It is very much to Mr. Harris's credit that, in writing ["Trumpet to the World," a story] of a Negro educated and loved by a white woman, persecuted in the army as well as in civilian life, he avoids the bitterness, the emotionalism, and the loss of perspective which mark so many of the books which attempt to deal with the plight of the American Negro. Mr. Harris never loses his perspective; his Willie Jim never loses his perspective; and what emerges is a fine and sensitive study of a very strong character, of his relationships with other human beings, his attitudes, his misfortunes, his triumphs. (p. 13)
Probably the most outstanding feature of Mr. Harris's novel, however, is his ability to combine a profound sympathy for the group and the problems of the group with a genuine insight into the individual mind and emotion, never losing sight of either. As a result, there is an excellent balance between the strong, carefully examined characters and the more numerous, almost anonymous ones who wander through his story. Willie Jim is startling, is clear, is the individual—his story alone is important—but at the same time he is the chorus, pronouncing and reiterating his hard-learned democratic lesson….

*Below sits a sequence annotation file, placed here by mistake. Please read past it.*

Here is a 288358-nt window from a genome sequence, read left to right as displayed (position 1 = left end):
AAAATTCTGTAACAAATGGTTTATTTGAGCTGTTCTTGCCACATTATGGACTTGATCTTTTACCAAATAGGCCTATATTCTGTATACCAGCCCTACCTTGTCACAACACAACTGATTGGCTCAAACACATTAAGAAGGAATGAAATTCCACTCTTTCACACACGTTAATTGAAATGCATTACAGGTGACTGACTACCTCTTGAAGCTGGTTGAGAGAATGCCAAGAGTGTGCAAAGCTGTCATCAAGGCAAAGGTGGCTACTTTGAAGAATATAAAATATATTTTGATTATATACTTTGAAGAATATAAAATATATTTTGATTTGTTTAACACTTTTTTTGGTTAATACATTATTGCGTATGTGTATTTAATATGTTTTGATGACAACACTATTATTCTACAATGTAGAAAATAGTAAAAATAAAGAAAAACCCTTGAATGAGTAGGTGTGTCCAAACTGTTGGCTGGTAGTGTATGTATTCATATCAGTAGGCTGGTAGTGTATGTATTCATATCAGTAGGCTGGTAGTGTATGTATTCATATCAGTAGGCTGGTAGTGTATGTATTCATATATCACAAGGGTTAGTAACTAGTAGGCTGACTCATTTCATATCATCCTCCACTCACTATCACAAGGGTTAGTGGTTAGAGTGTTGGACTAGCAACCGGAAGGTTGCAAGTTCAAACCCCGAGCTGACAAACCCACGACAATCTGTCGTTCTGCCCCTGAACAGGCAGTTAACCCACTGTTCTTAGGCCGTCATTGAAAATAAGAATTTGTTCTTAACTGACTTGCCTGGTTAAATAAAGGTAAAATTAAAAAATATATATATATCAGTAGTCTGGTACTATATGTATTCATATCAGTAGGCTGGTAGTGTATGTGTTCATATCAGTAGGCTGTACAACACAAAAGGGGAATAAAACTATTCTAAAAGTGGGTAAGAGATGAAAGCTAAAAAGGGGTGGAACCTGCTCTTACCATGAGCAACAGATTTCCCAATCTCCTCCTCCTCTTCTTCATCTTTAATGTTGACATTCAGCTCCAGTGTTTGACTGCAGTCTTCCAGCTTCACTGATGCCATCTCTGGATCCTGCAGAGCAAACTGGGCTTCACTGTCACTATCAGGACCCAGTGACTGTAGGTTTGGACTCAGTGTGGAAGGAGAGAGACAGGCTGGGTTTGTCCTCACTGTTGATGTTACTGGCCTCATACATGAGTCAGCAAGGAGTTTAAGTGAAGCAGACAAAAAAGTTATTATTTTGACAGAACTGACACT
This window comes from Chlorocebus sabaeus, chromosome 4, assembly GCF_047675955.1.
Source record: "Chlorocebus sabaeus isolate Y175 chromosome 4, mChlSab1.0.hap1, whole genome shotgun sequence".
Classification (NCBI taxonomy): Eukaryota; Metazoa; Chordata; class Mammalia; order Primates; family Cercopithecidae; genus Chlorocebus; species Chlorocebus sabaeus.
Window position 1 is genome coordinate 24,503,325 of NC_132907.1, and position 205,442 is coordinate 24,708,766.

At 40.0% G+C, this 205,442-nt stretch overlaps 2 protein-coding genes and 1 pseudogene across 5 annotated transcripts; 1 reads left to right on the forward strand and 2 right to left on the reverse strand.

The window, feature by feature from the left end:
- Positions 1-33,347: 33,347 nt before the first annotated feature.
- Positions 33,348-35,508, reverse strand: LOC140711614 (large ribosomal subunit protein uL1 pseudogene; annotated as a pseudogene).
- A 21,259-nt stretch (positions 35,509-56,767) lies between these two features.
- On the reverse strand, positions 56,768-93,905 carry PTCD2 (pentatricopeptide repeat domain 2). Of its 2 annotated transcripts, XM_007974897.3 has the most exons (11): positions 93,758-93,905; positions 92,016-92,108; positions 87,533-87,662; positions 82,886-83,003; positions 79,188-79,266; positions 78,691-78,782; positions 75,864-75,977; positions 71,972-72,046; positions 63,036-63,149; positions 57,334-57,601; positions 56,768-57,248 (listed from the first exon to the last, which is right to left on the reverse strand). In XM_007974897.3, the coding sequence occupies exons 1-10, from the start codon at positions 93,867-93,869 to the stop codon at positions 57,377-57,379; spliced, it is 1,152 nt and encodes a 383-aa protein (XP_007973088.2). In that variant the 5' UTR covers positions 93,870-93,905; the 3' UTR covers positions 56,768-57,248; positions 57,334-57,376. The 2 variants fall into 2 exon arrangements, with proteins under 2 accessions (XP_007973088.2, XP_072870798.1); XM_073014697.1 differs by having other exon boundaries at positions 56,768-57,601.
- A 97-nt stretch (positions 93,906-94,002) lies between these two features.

Mr. Harris is clear-headed and sincere, writes beautifully, and directs his energies toward problems which, sadly enough, cannot ever in our time have too much literary attention. (p. 14)
Nancy Groberg, "An Unembittered Race Novel," in The Saturday Review of Literature (copyright © 1946 by Saturday Review; copyright renewed © 1973 by Saturday Review; all rights reserved; reprinted by permission), Vol. XXIX, No. 16, April 20, 1946, pp. 13-14.